ACROSS the city and across the island families and communities are making preparations for the Christmas holidays. It’s a time of great joy and excitement, but unfortunately for too many in the lower Falls and Divis area it’s a time of apprehension.
We only have to cast our minds back to last year’s holiday season when the PSNI effectively handed over control of the streets to the thugs who masquerade under the name of the Divis Hoods Liberation Army – a ragtag collection which has at its core a small number of hardened criminals who surround themselves with a large cohort of younger people who allow themselves to be caught up in the false excitement of crime and anti-social behaviour in the absence of any meaningful outlets for their time and energy.
That the police can get a handle on the Divis problem when they feel like it is beyond question. Operation Echinus was a co-ordinated and serious attempt to address the problem of recidvist offenders blighting the local community. The Auto Crime Team has also gained a reputation as a professional and highly capable unit that has shown itself willing and able to get tough with those who put local lives at risk for the sake of drugged and drunken kicks.
Perhaps inevitably, though, the police have taken their eye off the ball in the district and slowly but surely levels of crime – much of it but by no means all car-related – have crept back up to levels that people had hoped never to see again. Indeed, many would argue that things in the area are worse than they have ever been. Whether that’s through a lack of resources or a lack of will, or an unfortunate combination of both, is hard to say. All we know for sure is that the lower Falls and Divis are urgently in need of a proactive and meaningful engagement by the police to ensure that the seaon of peace and goodwill can be more than just a message on a Christmas card.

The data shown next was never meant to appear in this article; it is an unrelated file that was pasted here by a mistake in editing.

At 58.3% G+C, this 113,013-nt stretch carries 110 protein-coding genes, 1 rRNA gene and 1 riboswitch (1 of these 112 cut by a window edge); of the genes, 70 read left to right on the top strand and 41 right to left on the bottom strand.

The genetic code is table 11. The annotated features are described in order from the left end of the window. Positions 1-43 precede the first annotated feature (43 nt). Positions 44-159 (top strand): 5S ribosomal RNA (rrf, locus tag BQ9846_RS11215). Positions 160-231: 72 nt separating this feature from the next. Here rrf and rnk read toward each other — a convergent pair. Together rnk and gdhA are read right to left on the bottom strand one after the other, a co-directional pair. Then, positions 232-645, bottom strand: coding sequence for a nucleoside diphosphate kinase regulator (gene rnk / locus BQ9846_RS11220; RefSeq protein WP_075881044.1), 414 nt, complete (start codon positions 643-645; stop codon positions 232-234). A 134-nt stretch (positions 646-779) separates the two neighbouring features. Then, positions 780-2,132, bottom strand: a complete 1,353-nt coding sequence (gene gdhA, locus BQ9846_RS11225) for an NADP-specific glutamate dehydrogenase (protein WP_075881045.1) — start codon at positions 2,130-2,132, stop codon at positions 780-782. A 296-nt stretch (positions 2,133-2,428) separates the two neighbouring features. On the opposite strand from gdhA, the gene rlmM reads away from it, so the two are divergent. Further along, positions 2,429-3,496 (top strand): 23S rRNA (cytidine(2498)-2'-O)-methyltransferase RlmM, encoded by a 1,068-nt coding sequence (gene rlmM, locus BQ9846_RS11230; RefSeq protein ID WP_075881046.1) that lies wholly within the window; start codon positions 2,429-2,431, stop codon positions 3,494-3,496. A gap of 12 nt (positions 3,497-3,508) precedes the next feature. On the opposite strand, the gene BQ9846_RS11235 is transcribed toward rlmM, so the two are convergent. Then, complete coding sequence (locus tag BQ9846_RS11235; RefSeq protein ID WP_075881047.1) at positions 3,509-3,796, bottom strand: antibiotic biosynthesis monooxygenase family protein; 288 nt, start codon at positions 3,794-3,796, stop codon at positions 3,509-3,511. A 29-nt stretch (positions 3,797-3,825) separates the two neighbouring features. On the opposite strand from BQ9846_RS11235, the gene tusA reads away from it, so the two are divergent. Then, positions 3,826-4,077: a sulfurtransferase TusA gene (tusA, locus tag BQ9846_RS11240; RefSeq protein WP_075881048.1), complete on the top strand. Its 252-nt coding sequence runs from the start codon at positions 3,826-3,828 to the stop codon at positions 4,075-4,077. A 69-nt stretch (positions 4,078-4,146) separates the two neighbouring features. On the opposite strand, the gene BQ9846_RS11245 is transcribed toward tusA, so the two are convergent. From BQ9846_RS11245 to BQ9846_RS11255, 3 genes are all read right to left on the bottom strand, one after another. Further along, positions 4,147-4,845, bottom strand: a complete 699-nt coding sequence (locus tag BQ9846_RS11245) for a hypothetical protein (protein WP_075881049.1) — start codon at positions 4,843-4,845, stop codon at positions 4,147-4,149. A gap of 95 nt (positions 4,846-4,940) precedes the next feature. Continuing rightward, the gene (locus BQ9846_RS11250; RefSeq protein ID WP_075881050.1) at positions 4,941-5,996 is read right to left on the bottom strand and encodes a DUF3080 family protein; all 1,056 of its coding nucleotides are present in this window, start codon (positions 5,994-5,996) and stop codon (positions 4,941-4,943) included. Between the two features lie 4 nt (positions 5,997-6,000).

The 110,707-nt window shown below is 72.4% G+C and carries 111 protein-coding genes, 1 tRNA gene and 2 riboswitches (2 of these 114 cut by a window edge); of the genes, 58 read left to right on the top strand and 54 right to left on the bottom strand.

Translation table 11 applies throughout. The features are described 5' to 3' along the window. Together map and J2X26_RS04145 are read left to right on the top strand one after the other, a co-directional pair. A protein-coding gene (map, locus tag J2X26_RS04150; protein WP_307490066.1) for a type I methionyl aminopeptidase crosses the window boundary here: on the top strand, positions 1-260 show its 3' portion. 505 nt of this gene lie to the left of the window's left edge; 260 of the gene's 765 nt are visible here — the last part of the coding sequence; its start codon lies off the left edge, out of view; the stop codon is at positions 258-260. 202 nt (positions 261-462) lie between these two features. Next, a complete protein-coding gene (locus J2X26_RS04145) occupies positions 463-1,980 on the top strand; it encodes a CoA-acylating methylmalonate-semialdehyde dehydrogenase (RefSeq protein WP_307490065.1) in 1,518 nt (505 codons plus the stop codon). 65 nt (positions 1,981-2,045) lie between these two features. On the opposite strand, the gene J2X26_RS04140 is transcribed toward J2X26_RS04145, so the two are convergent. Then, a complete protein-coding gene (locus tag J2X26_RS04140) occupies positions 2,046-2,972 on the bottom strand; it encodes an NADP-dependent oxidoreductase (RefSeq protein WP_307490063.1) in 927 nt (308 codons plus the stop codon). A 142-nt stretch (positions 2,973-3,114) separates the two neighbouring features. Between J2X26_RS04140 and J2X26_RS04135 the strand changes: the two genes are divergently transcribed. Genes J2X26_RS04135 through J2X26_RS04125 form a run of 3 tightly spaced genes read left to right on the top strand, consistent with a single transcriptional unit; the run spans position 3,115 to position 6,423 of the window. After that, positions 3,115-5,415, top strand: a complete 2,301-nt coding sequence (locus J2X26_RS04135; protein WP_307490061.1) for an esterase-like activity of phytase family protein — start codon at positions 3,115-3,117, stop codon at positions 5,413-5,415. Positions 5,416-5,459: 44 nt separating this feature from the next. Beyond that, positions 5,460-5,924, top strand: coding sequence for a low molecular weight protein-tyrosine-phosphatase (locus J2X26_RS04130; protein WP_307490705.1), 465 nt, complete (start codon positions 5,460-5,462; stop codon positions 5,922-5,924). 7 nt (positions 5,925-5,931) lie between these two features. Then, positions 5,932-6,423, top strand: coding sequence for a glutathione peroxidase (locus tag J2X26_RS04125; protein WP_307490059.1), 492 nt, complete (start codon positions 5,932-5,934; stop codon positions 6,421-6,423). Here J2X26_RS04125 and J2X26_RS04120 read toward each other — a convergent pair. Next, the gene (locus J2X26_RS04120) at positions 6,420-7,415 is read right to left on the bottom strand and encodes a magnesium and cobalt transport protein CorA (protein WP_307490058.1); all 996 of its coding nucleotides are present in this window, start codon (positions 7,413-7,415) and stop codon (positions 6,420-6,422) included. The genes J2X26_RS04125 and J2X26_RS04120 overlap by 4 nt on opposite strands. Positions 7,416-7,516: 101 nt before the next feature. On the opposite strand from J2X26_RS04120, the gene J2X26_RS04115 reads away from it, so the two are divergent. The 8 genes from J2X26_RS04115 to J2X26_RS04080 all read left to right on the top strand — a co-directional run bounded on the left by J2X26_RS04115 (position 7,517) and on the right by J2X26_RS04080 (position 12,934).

Will Operation Galleas, the newest operation aimed at curbing the violent excesses of the thugs and hoods, bring crime and anti-social behaviour in the district down to manageable levels once and for all, or will it score high-profile successes in a blaze of publicity and then be quietly put aside? Only time will tell, but we’ll be watching to ensure that the good people of the district get the policing they deserve.
As well as maintaining an effective presence on the streets, the police would do well to take action on the social media outrages perpetrated by certain notorious individuals well-known to the local community. Are the shocking boasts they make online about their exploits serious enough to see them jailed? Ultimately that would be a question for the PPS (if the PSNI deigns to take it that far) but at the very least when these career criminals next appear in the dock for whatever reason their online threats and claims surely and at the very least should be more than enough to ensure that bail is out of the question.
The streets of Belfast at Christmas and the New Year belong to families, they should not belong to rampaging gangs. This year the police must ensure that there’s no repeat of last.
n THIS week we laid to rest Una Crudden, an inspirational local woman whoconsidered news of her terminal illness an opportunity to save lives. Her funeral was powerful evidence not only of the extent of the success of her ovarian cancer campaign in reaching people across the city and beyond, but of her determination to continue it right until the very end. Her family grieves, but are incredibly proud. We are too.